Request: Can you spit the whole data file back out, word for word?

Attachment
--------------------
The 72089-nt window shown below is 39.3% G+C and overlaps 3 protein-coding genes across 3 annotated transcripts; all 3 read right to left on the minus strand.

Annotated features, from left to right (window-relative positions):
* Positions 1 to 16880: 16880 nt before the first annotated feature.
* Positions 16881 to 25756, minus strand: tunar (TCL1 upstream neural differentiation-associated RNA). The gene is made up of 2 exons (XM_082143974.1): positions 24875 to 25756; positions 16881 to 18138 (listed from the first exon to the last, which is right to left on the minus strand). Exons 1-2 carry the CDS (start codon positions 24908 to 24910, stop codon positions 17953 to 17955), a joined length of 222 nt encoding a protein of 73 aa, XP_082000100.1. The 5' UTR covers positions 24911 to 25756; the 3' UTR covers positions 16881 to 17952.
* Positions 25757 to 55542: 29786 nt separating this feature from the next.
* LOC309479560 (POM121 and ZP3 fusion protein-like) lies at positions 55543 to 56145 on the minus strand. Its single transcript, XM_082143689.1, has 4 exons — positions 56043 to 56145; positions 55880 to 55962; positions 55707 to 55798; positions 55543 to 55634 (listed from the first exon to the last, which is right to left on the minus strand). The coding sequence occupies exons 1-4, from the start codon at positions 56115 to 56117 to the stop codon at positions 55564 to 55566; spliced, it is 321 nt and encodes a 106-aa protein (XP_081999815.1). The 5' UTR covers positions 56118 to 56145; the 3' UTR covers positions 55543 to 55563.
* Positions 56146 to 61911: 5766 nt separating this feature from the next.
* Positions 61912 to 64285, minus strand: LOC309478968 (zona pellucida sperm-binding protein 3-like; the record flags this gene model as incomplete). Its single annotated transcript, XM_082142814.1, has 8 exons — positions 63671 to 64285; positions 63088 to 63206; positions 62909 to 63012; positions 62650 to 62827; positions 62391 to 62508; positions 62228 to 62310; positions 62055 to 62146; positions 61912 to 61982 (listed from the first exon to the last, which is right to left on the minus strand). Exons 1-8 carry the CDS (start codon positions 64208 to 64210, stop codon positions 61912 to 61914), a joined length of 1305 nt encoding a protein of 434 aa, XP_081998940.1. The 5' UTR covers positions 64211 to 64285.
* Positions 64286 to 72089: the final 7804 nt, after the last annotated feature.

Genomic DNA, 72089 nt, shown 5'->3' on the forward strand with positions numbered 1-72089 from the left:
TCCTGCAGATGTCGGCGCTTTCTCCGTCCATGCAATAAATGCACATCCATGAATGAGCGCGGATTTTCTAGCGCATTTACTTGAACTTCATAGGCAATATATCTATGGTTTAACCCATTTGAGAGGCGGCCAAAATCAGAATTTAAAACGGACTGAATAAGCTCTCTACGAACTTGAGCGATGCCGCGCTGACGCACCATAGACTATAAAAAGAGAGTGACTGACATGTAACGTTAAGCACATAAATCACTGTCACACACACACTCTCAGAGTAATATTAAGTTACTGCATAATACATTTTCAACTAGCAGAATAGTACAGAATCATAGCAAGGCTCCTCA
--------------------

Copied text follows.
The 72089-nt window shown below is 39.3% G+C and overlaps 3 protein-coding genes across 3 annotated transcripts; all 3 read right to left on the minus strand.

Annotated features, from left to right (window-relative positions):
* Positions 1 to 16880: 16880 nt before the first annotated feature.
* Positions 16881 to 25756, minus strand: tunar (TCL1 upstream neural differentiation-associated RNA). The gene is made up of 2 exons (XM_082143974.1): positions 24875 to 25756; positions 16881 to 18138 (listed from the first exon to the last, which is right to left on the minus strand). Exons 1-2 carry the CDS (start codon positions 24908 to 24910, stop codon positions 17953 to 17955), a joined length of 222 nt encoding a protein of 73 aa, XP_082000100.1. The 5' UTR covers positions 24911 to 25756; the 3' UTR covers positions 16881 to 17952.
* Positions 25757 to 55542: 29786 nt separating this feature from the next.
* LOC309479560 (POM121 and ZP3 fusion protein-like) lies at positions 55543 to 56145 on the minus strand. Its single transcript, XM_082143689.1, has 4 exons — positions 56043 to 56145; positions 55880 to 55962; positions 55707 to 55798; positions 55543 to 55634 (listed from the first exon to the last, which is right to left on the minus strand). The coding sequence occupies exons 1-4, from the start codon at positions 56115 to 56117 to the stop codon at positions 55564 to 55566; spliced, it is 321 nt and encodes a 106-aa protein (XP_081999815.1). The 5' UTR covers positions 56118 to 56145; the 3' UTR covers positions 55543 to 55563.
* Positions 56146 to 61911: 5766 nt separating this feature from the next.
* Positions 61912 to 64285, minus strand: LOC309478968 (zona pellucida sperm-binding protein 3-like; the record flags this gene model as incomplete). Its single annotated transcript, XM_082142814.1, has 8 exons — positions 63671 to 64285; positions 63088 to 63206; positions 62909 to 63012; positions 62650 to 62827; positions 62391 to 62508; positions 62228 to 62310; positions 62055 to 62146; positions 61912 to 61982 (listed from the first exon to the last, which is right to left on the minus strand). Exons 1-8 carry the CDS (start codon positions 64208 to 64210, stop codon positions 61912 to 61914), a joined length of 1305 nt encoding a protein of 434 aa, XP_081998940.1. The 5' UTR covers positions 64211 to 64285.
* Positions 64286 to 72089: the final 7804 nt, after the last annotated feature.

Genomic DNA, 72089 nt, shown 5'->3' on the forward strand with positions numbered 1-72089 from the left:
TCCTGCAGATGTCGGCGCTTTCTCCGTCCATGCAATAAATGCACATCCATGAATGAGCGCGGATTTTCTAGCGCATTTACTTGAACTTCATAGGCAATATATCTATGGTTTAACCCATTTGAGAGGCGGCCAAAATCAGAATTTAAAACGGACTGAATAAGCTCTCTACGAACTTGAGCGATGCCGCGCTGACGCACCATAGACTATAAAAAGAGAGTGACTGACATGTAACGTTAAGCACATAAATCACTGTCACACACACACTCTCAGAGTAATATTAAGTTACTGCATAATACATTTTCAACTAGCAGAATAGTACAGAATCATAGCAAGGCTCCTCA